The final contribution to the failure of SYMPLICITY HTN-3 is the large drop in blood pressure seen in the sham arm. The SYMPLICITY HTN-2 control arm actually showed an increase in systolic blood pressure of 1 ± 21 mmHg (Figure 2). Thus if it had not been for the large drop in blood pressure in the sham group (—11.7 ± 25.9 mmHg), SYMPLICITY HTN-3 would have demonstrated the predicted difference of 10 mmHg. However, we cannot attribute the failure of SYMPLICITY HTN-3 to an "aberrant" drop in blood pressure in the sham arm because although uncommon, such a large decrease in blood pressure in the control arm of a trial is not unique to SYMPLICITY HTN-3. The ASPIRANT study was a randomised, multi-centre, double-blind, placebo controlled trial of spironolactone in patients with resistant hypertension (n = 117).10 Though it recruited patients whose average blood pressure was lower than that of the SYMPLICITY HTN-3 cohort, it too demonstrated a large placebo effect of

Figure 1. Renal Denervation. The Symplicity™ Catheter is abutted to the renal artery wall using fluoroscopic guidance. Ablations are applied as shown in a helical pattern including at least one of each anterior, posterior, superior and inferior positions.

- 8.1 ± 14.8 mmHg (Figure 2) but unlike SYMPLICITY HTN-3 it showed that spironolactone significantly lowered systolic blood pressure beyond this placebo effect. Placebo effects do abate with time and conversely RDN effects on blood pressure have been shown to increase with time.11 SYMPLICITY HTN-3 reported only blood pressure changes at 6 months. It would be of interest to review the 12-month findings. Patient selection is also extremely important. Expecting RDN to be a panacea for patients of all age, race and sex was probably too simplistic and a consequence of our incomplete understanding of the mechanism of the antihypertensive effect of RDN therapy. If black patients were excluded from analysis, the difference in systolic ambulatory blood pressure was greater than 6 mmHg and we know that black patients have a worse response than white hypertensives to beta blockers and ACE-inhibitors and better response to diuretics and vasodilators.

Office SBP at baseline (mean±SD)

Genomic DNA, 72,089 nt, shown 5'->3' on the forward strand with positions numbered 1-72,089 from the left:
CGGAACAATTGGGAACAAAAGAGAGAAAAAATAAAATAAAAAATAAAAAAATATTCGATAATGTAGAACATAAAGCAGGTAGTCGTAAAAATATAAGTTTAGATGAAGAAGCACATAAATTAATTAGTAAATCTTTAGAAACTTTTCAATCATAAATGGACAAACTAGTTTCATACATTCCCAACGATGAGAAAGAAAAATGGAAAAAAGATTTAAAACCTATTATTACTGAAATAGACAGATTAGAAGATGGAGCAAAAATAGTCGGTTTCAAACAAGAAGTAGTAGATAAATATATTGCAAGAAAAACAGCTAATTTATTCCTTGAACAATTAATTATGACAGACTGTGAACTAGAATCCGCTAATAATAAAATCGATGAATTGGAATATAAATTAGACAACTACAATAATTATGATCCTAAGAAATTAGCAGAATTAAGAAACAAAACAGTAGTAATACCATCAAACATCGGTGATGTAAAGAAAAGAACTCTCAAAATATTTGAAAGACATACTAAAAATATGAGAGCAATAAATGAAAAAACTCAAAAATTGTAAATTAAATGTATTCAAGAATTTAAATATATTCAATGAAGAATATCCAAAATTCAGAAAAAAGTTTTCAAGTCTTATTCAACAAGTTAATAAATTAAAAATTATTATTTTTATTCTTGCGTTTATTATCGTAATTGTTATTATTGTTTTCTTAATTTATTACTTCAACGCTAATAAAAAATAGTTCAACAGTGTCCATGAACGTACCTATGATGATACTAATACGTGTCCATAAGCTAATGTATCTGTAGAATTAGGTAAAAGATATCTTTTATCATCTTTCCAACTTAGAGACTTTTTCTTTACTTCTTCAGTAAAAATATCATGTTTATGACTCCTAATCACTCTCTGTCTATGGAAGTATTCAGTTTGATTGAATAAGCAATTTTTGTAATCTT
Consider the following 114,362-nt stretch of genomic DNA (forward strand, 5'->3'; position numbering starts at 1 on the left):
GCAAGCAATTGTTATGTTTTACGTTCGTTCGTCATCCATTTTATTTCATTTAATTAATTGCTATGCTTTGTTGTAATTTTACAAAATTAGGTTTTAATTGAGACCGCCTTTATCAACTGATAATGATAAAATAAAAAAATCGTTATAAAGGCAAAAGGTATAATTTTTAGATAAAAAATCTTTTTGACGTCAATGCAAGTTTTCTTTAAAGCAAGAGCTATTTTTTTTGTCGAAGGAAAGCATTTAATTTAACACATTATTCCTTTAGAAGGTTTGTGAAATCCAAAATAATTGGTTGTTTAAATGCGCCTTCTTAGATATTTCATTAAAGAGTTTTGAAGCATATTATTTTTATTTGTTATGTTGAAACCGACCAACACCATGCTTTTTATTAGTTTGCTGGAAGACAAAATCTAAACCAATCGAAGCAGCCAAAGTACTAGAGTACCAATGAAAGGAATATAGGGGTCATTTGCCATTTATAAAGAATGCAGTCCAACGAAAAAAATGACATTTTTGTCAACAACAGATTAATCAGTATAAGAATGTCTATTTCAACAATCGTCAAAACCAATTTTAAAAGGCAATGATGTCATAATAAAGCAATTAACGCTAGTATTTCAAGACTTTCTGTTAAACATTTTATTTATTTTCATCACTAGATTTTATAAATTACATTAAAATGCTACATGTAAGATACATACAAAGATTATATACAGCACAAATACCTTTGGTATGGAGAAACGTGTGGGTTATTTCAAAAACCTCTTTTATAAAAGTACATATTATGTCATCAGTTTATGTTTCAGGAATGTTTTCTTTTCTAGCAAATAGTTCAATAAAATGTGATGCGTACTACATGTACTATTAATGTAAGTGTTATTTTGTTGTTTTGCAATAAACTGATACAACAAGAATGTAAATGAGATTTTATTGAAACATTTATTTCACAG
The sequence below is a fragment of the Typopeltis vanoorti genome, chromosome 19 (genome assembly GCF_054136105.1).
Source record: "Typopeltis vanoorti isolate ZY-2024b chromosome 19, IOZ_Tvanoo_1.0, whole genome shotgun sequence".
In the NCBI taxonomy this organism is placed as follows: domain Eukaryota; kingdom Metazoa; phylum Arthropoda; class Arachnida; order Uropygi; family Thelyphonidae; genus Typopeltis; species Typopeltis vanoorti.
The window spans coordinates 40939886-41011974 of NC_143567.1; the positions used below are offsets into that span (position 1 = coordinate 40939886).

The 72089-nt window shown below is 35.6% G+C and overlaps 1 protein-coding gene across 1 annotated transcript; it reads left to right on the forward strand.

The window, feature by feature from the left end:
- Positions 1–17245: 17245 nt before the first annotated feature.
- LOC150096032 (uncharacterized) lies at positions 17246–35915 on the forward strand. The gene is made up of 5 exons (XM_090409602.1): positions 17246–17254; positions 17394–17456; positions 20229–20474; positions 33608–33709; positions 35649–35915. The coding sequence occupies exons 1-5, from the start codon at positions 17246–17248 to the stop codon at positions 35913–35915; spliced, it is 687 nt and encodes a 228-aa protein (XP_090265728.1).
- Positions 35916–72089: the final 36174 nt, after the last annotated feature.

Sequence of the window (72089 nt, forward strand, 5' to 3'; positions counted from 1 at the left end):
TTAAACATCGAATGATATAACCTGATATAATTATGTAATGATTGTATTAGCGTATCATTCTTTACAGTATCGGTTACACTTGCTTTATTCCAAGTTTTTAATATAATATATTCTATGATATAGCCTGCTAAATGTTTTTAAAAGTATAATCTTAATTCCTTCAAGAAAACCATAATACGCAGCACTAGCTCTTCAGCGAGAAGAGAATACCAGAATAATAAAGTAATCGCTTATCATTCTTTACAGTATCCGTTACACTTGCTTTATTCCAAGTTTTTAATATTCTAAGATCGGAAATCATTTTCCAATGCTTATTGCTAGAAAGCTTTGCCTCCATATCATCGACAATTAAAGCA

RDN Control

n=52 n=54

178±18 178±16


RDN Sham

n=364 n=171

180±16 180±17


Spironolactone Placebo n=55 n=56

155±10 154±12

Change in office SBP (mean±SD)


ll-32±23 i-14±24 M2±26 >-15±16 i-8±15

Difference between groups




Figure 2. A graph summarising the effect sizes of active and comparator in three contemporary trials of resistant hypertension.

Determining which of these camps is correct is important not only for the future of RDN in hypertension but also in its application to other conditions such as heart failure. If the problem is technical (incomplete denervation) then more effective technology using multi-electrode catheters in experienced hands should lead to better outcomes in future trials of RDN. Another problem may be patient selection; none of the SYMPLICITY HTN trials used evidence of a raised sympathetic tone as an inclusion criterion.


Despite SYMPLICITY HTN-3 being a well-designed study, a number of uncertainties have arisen which prevent us from asserting that denervation is definitely ineffective at treating resistant hypertension. We can learn some lessons from the design of the earlier SYMPLICITY HTN trials which both promoted the use of RDN but have now left us with some uncertainty. The first simple lesson is the importance of using ambulatory blood pressure to accurately diagnose resistant hypertension and exclude those with white coat hypertension. Another lesson learned is the importance of blinding and a sham procedure even if this carries risk to those in the sham arm because the small risk in a small number of patients early in development can be justified by limiting exposure of a larger number of patients to the procedure later in development if it ultimately fails to show a benefit.

A final comment is on the need to develop a method to confirm incomplete or ineffective renal denervation. This is a critical uncertainty which is essential to determine whether it is the therapy which is ineffective or the technique of achieving denervation is ineffective. Catheters have now been developed with multiple electrodes, balloon mounting and irrigation. If it is ultimately shown that incomplete denervation was the downfall of SYMPLICITY HTN-3 then these new technologies may be the saviour of RDN.


HP and CH are funded by the NIHR Cardiovascular BRU at the Royal Brompton Hospital, London, UK. AUTHORS' CONTRIBUTIONS

All authors have read and approved the final manuscript. REFERENCES